Winning Eleven 6: Final Evolution [Import]
Game Info
Platform(s)
Playstation 2
Publisher
Konami
Developer
KCET
Genre
Sports
Official Website
ESRB Rating
Everyone
 
Grade
The Good

• Much-improved graphics
• Endless replay value
• Added statistics menu

The Bad

• Might not be worth the full price
• Occasional glitches
• Poor collision detection
• Horrible commentary

 
Grade
A

The guys at Konami/KCET have done it again. After the original Winning Eleven 6, the European version which was Pro Evolution Soccer 2, and the US release, whose game title slapped the word ''International'' on WE6, now comes the most up-to-date version of the game: Winning Eleven 6: Final Evolution. Sorry if you find it a little bit difficult to understand, but it is that confusing. Konami have released four versions of what is basically the same outing: the sixth installment of the Winning Eleven series. But I'm not here to rant or brag, so let's just get on with the review. :)

To begin with, this is currently a Japanese-only title. So you're automatically out of the pecking order if you don't have a good grasp on the language, right? Not really - fans who only care about the gameplay can still pick this title up. You'll only need to memorize all the mode names at the main menu screen [from the English language version of WE6] to play. However, you will miss out on a few nice additions if you don't understand Japanese.

Let's move on to the game itself. Winning Eleven veterans will quickly notice all the graphical aesthetics added into this game, with even more fluid animations and tighter controls. The game modes haven't changed at all; you still get to play Match, Cup, League, Master League and Training modes respectively. It seems that KCET have been concentrating on improving the whole gameplay experience, and that's where most of the changes are, as far as I can see. All the team rosters and stats have been updated to incorporate more realism within the game, and there's couple new things that you'll be able to do for the first time ever when playing. The AI opposition is noticeably sharper, though not by much. You're still up for a challenge even if you have already mastered the 5-star/Extreme difficulty of the previous installments. Now, it's harder to get around a defender, and you'll truly need skill and luck to win tough matches. The goalkeepers have been given new animations, such as when diving to save a shot or while taking a goal kick. The outfield players have their own deal of new moves too; you can now truly whack the ball real hard [hint : there's an easy way to score from the halfway line *gasp!*]. The animations are as real as they can ever get compared to real football, and trust me, that will never disappoint you. The controls have improved a bit too - I rarely hit the power meter too much this time around. It makes the game better, especially when you're up against the world champions during extra-time and you had one chance to score the winning goal. You can feel the level of passion and emotion involved when you do win - this feels just like real football, and I get to enjoy all this glory and happiness comfortably at home whenever I feel like it. :)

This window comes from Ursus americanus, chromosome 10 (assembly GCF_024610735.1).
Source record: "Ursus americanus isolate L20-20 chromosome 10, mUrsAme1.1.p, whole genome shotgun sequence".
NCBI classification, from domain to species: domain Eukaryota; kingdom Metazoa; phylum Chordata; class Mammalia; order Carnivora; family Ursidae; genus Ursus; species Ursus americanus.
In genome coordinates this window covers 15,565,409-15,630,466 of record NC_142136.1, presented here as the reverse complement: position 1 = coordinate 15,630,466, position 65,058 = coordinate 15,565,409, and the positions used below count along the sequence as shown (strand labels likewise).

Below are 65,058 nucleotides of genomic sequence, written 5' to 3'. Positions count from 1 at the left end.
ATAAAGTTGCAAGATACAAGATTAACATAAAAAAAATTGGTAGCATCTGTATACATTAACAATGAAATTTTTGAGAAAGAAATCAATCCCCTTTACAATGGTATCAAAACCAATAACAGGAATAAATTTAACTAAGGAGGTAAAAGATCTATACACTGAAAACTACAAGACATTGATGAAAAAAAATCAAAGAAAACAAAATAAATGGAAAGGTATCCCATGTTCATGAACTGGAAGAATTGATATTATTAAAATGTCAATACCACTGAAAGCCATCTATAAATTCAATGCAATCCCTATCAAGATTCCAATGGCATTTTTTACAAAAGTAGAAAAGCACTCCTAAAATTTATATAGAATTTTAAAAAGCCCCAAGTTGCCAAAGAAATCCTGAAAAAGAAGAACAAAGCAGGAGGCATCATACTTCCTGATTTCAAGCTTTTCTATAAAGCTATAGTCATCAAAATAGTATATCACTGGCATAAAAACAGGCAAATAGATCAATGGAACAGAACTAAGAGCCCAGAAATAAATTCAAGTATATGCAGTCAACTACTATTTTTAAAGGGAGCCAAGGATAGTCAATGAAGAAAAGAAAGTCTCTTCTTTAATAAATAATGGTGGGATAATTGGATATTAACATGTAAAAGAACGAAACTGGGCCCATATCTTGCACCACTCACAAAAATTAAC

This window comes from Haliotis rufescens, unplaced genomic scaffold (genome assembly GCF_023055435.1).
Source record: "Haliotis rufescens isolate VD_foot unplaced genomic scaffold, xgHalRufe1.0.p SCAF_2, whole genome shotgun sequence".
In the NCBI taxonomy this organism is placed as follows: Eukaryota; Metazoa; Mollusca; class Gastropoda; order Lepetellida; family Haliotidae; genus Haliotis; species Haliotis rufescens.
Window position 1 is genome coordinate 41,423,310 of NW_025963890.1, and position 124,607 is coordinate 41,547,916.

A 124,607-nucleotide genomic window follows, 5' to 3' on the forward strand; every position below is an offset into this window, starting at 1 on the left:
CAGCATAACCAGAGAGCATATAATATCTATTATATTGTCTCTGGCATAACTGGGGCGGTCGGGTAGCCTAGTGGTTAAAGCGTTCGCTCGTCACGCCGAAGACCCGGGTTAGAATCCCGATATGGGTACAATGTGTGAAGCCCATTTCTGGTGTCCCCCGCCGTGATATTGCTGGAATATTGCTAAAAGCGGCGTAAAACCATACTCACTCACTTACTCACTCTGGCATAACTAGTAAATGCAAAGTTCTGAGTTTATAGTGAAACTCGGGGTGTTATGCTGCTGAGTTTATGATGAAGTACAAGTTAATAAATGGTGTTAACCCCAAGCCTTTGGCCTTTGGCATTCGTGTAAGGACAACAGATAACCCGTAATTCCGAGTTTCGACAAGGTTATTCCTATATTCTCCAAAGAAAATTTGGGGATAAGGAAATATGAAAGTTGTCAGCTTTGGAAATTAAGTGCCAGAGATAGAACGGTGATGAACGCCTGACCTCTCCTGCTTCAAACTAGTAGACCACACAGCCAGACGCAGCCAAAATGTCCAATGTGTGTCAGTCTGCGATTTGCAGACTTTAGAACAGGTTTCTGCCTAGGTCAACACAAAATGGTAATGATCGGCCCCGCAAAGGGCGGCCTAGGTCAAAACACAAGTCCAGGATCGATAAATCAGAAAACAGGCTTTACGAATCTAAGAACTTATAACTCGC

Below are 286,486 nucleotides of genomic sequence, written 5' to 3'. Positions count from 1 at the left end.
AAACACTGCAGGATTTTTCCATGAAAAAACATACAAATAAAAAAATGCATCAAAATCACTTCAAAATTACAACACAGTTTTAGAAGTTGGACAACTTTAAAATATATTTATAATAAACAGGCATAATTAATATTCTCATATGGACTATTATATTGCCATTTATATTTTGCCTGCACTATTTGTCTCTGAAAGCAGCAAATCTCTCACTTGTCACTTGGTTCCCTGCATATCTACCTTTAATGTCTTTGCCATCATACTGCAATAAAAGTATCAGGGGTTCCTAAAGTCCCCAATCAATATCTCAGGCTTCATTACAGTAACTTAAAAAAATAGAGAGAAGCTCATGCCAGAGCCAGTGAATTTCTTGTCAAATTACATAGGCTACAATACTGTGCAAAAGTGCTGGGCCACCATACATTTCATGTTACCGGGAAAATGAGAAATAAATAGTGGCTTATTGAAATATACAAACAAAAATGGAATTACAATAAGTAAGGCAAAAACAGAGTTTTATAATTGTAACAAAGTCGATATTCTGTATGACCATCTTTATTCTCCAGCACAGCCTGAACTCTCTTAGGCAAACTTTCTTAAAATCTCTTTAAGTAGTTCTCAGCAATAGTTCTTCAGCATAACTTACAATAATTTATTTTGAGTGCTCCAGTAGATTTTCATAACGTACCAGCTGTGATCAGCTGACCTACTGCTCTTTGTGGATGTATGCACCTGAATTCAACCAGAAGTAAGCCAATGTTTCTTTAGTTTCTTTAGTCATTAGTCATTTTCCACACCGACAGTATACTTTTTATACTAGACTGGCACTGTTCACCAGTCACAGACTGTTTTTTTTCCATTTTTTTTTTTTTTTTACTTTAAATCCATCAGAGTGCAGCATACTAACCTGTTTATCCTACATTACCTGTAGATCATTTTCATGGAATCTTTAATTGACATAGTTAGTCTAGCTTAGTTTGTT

Now on to the part that requires the use of Japanese. Yes, the dreadful commentary is still present in this game, but it seemed like Konami did try to improve the situation. The two Japanese commentators are quite a passionate lot, minus the repetitive criticism and missed-chances mockery. The defining moment is the ''Goooooaaaaaaaaallllllll!'' celebration shout. These guys can give South American commentators a run for their money. I won't deny that it hasn't improved much. They will need to rectify this situation come the next installment. The other part which will require Japanese are the statistics. During half-time and at the end of the match, the game will point out all the highlights of the game, the number of corners taken/ goals scored/ yellow, red cards received and the lot. Other than that, each player will be given an individual rating after each game (ranging from 1-10), which is a lot of help if you're a true strategist assembling your best squad to endure the next match. Above all else, I don't believe you're required to learn a whole new language if you just want to have fun with the game. Also, a staple of the series, the multiplayer mode is absolutely brilliant, highly regarded as one of the best you can ever get from a videogame of any genre (I'm not kidding).This game provides up to eight players capable of playing at once, and just being with your pals in a team to beat the opposition feels incredible. From my experience, no one who came in contact with the multiplayer aspects can't help but love it, and it even tackled a few of my non-football friends into liking the actual sport.

FINAL WORD: By high standards, the Winning Eleven series has been ever-so-brilliant, and this title shows what Konami's capable of doing yet again. You'd be an absolute nightmare not to love this game, nearly 98% of the game is just so good, you'll keep playing this for months to come, or at least until Winning Eleven 7 comes out.

- - FREEQZ

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